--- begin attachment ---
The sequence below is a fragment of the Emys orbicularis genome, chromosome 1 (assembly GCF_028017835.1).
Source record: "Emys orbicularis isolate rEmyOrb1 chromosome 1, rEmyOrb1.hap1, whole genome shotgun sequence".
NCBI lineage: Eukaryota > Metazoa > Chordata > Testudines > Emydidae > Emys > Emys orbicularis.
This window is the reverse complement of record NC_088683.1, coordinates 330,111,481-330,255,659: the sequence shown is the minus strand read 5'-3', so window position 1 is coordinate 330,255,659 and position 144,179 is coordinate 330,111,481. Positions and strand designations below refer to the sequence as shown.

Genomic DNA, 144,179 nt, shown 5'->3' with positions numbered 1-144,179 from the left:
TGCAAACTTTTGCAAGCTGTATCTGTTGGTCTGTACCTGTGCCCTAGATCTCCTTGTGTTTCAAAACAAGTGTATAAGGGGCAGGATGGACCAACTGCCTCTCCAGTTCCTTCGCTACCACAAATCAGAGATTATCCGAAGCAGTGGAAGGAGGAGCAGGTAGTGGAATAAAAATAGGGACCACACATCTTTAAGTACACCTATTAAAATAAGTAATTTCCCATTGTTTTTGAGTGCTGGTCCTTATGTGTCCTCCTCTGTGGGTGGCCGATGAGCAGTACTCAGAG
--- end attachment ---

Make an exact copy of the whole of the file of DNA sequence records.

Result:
The sequence below is a fragment of the Emys orbicularis genome, chromosome 1 (assembly GCF_028017835.1).
Source record: "Emys orbicularis isolate rEmyOrb1 chromosome 1, rEmyOrb1.hap1, whole genome shotgun sequence".
NCBI lineage: Eukaryota > Metazoa > Chordata > Testudines > Emydidae > Emys > Emys orbicularis.
This window is the reverse complement of record NC_088683.1, coordinates 330,111,481-330,255,659: the sequence shown is the minus strand read 5'-3', so window position 1 is coordinate 330,255,659 and position 144,179 is coordinate 330,111,481. Positions and strand designations below refer to the sequence as shown.

Genomic DNA, 144,179 nt, shown 5'->3' with positions numbered 1-144,179 from the left:
TGCAAACTTTTGCAAGCTGTATCTGTTGGTCTGTACCTGTGCCCTAGATCTCCTTGTGTTTCAAAACAAGTGTATAAGGGGCAGGATGGACCAACTGCCTCTCCAGTTCCTTCGCTACCACAAATCAGAGATTATCCGAAGCAGTGGAAGGAGGAGCAGGTAGTGGAATAAAAATAGGGACCACACATCTTTAAGTACACCTATTAAAATAAGTAATTTCCCATTGTTTTTGAGTGCTGGTCCTTATGTGTCCTCCTCTGTGGGTGGCCGATGAGCAGTACTCAGAG